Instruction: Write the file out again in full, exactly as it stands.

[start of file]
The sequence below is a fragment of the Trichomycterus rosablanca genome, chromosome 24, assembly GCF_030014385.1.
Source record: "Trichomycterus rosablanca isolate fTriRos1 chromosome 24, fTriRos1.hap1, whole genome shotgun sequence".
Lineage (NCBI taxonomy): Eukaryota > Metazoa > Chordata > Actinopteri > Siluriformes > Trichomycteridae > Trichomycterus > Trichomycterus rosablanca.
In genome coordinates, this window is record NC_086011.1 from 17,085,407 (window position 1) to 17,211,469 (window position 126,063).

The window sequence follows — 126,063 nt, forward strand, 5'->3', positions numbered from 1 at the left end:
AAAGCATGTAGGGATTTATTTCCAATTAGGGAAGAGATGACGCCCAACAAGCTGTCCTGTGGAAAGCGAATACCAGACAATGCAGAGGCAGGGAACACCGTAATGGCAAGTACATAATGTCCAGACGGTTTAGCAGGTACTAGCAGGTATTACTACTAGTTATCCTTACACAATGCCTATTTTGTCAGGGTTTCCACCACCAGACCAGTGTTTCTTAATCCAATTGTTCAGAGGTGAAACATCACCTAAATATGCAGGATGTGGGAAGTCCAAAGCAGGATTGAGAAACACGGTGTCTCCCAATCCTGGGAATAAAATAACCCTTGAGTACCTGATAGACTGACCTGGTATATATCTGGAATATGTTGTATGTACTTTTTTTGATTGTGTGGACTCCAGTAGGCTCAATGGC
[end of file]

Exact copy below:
The sequence below is a fragment of the Trichomycterus rosablanca genome, chromosome 24, assembly GCF_030014385.1.
Source record: "Trichomycterus rosablanca isolate fTriRos1 chromosome 24, fTriRos1.hap1, whole genome shotgun sequence".
Lineage (NCBI taxonomy): Eukaryota > Metazoa > Chordata > Actinopteri > Siluriformes > Trichomycteridae > Trichomycterus > Trichomycterus rosablanca.
In genome coordinates, this window is record NC_086011.1 from 17,085,407 (window position 1) to 17,211,469 (window position 126,063).

The window sequence follows — 126,063 nt, forward strand, 5'->3', positions numbered from 1 at the left end:
AAAGCATGTAGGGATTTATTTCCAATTAGGGAAGAGATGACGCCCAACAAGCTGTCCTGTGGAAAGCGAATACCAGACAATGCAGAGGCAGGGAACACCGTAATGGCAAGTACATAATGTCCAGACGGTTTAGCAGGTACTAGCAGGTATTACTACTAGTTATCCTTACACAATGCCTATTTTGTCAGGGTTTCCACCACCAGACCAGTGTTTCTTAATCCAATTGTTCAGAGGTGAAACATCACCTAAATATGCAGGATGTGGGAAGTCCAAAGCAGGATTGAGAAACACGGTGTCTCCCAATCCTGGGAATAAAATAACCCTTGAGTACCTGATAGACTGACCTGGTATATATCTGGAATATGTTGTATGTACTTTTTTTGATTGTGTGGACTCCAGTAGGCTCAATGGC